In vivo studies

The JeKo-1 xenograft mouse model of MCL was used as previously described by our group (28–30). In this model, mice develop an aggressive, widely disseminated lymphoma with circulating and organ-infiltrating tumor cells and a median survival of 4 weeks posttumor injection. CB17 SCID mice (Taconic) were depleted of murine natural killer (NK) cells with weekly intraperitoneal injections of 0.2 mg antimouse interleukin-2 receptor β monoclonal antibody (TMβ1), starting the day before engraftment. Mice were injected via the tail vein with 4 × 107 JeKo-1 cells, then randomized to 2 groups. Fifteen days postinjection, treatment was initiated either with vehicle (30% hydroxypropyl-β-cyclodextrin in water) or silvestrol at 1.5 mg/kg in vehicle, intraperitoneally every 48 hours. Animals were monitored daily for signs of tumor burden (weight loss, hind limb paralysis, respiratory distress, ruffled coat, and distended abdomen). Animals were euthanized if they exhibited either hind limb paralysis, 30% reduction in body mass, or 10% reduction in body mass together with respiratory distress and/or ruffled coat or lethargic behavior. The primary endpoint was survival as defined by the lack of euthanasia criteria. All animal work was reviewed and approved by the OSU University Laboratory Animal Resources (ULAR)-Institutional Animal Care and Use Committee. For the pharmacodynamics experiment, a subset of mice at 3 weeks postengraftment were injected with either silvestrol or vehicle. Spleen cells were obtained from euthanized mice at 24 hours and lysates were immediately prepared. Immunoblots for cyclin D1 were carried out as described earlier, using an identical aliquot of JeKo-1 lysate as a normalizing control across blots.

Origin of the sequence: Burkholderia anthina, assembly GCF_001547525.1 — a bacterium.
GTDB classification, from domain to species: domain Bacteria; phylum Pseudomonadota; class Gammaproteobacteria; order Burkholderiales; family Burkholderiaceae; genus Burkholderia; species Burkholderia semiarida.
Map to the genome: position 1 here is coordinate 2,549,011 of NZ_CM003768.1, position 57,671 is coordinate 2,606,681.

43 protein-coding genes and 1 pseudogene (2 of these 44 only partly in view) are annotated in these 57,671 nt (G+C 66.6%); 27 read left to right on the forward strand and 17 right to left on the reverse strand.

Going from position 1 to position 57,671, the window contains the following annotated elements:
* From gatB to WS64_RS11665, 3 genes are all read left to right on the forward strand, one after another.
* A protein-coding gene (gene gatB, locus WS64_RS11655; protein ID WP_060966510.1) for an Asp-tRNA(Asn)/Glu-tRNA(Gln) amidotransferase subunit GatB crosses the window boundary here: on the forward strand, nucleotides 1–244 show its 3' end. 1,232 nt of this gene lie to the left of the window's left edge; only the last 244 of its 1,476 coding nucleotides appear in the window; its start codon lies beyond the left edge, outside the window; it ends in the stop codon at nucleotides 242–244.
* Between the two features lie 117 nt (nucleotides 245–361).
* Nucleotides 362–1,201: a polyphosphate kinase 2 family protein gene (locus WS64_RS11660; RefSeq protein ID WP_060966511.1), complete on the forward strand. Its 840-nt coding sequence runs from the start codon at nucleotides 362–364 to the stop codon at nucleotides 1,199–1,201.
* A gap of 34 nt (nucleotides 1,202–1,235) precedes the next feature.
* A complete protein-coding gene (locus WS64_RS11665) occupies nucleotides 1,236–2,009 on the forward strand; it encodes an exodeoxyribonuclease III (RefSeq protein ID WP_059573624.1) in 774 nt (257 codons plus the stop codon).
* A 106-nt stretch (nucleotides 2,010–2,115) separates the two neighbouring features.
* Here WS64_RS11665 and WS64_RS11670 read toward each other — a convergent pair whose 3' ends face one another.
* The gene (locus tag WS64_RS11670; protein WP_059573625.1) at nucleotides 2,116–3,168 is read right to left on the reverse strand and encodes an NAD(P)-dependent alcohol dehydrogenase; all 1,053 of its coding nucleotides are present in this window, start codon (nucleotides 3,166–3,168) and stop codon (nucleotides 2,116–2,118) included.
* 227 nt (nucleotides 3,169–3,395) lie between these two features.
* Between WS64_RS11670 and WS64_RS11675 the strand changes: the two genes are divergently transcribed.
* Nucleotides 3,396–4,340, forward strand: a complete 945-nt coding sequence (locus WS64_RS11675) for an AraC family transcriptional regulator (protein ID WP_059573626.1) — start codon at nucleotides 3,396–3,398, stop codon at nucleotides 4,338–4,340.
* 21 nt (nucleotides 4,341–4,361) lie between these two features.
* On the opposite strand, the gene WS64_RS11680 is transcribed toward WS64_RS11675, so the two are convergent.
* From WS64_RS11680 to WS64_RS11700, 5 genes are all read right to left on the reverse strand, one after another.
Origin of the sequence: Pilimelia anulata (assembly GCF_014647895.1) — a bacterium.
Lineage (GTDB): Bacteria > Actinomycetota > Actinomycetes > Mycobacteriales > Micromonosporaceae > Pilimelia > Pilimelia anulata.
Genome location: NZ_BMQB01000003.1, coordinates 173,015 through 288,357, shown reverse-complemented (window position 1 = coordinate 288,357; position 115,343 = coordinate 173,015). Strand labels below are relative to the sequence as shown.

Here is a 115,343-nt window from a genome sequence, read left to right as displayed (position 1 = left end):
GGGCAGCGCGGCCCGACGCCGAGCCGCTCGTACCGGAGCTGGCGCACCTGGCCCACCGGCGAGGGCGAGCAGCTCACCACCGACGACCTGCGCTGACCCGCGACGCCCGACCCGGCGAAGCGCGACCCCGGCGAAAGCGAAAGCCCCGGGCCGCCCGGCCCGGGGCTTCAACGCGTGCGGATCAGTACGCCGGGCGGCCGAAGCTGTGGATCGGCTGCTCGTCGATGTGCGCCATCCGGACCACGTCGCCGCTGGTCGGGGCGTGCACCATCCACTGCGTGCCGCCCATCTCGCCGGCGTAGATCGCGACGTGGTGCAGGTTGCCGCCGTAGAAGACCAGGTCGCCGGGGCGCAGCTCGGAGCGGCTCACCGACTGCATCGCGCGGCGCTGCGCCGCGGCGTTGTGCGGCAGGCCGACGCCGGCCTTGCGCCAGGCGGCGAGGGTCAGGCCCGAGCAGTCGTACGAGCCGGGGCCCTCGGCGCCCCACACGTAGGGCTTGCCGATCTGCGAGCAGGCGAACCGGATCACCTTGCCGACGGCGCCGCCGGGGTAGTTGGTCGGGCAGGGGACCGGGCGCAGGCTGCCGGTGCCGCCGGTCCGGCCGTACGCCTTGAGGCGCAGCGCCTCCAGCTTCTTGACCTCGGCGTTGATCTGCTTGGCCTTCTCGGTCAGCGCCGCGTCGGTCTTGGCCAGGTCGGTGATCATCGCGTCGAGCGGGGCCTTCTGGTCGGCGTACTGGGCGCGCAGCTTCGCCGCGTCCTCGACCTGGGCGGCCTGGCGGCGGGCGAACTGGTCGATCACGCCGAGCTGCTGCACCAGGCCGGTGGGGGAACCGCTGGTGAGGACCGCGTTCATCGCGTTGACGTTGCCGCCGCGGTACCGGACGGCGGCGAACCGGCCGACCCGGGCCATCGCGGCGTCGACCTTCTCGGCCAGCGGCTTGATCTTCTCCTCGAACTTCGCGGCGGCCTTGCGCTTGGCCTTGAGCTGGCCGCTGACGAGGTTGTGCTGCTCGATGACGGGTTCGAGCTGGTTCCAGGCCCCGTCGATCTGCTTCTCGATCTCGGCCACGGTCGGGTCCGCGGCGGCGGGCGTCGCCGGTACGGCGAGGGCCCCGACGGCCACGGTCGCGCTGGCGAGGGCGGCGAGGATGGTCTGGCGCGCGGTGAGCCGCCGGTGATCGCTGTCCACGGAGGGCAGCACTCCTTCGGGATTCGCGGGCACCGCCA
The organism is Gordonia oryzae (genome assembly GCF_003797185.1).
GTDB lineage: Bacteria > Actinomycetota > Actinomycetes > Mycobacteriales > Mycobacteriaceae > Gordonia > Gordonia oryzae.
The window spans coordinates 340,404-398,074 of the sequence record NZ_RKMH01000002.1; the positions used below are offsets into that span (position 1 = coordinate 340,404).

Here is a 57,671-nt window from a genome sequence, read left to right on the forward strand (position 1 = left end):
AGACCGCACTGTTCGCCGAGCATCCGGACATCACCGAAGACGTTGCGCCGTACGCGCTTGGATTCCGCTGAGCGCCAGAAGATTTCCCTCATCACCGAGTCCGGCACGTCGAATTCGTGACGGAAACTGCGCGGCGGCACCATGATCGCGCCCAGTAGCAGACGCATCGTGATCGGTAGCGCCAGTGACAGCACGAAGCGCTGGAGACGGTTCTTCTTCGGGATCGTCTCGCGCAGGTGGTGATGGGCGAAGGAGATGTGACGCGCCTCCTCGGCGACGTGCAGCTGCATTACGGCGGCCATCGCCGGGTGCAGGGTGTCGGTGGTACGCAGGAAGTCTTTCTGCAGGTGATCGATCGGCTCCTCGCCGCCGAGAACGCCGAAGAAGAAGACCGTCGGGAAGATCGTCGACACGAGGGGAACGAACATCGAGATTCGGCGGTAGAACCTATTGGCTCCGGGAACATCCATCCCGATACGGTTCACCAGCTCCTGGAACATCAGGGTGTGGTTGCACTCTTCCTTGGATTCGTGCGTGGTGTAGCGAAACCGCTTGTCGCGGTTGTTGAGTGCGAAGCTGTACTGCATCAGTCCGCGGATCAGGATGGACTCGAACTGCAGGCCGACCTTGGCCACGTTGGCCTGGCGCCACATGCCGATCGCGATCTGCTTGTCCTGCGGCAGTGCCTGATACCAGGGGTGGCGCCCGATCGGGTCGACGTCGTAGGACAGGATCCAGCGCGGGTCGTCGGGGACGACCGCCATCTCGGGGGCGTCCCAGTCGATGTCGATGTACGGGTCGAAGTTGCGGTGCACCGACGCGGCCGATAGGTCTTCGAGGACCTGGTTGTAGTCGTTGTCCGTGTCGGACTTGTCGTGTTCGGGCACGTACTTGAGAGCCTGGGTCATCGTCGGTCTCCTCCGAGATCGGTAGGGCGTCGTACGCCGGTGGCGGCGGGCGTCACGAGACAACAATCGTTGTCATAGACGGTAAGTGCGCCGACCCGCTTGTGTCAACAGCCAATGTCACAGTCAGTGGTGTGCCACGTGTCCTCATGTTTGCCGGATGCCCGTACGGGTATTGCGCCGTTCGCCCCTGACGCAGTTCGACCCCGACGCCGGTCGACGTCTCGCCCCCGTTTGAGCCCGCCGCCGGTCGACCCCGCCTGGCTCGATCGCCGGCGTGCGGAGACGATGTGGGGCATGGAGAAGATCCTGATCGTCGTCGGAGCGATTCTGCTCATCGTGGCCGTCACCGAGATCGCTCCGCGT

Statistics

Linear mixed effects models were used to assess the average interaction effect between TRAIL and all 5 silvestrol doses for Mino and Jeko-1 cells separately, using an adjusted α = 0.025 level of significance for each comparison to control the overall type I error rate at α = 0.05. For the mouse experiments, Kaplan–Meier estimates of the survival function for vehicle and silvestrol conditions were generated, and median survival times with 95% confidence intervals were calculated. Overall survival between the 2 groups was compared using the log-rank test using an α = 0.05 level of significance. For the pharmacodynamics experiment, a mixed effects model was fit to account for experimental variability. SAS/STAT software (Version 9.2; SAS Institute Inc.) was used for all statistical analyses.

Silvestrol has potent cytotoxic activity in MCL cells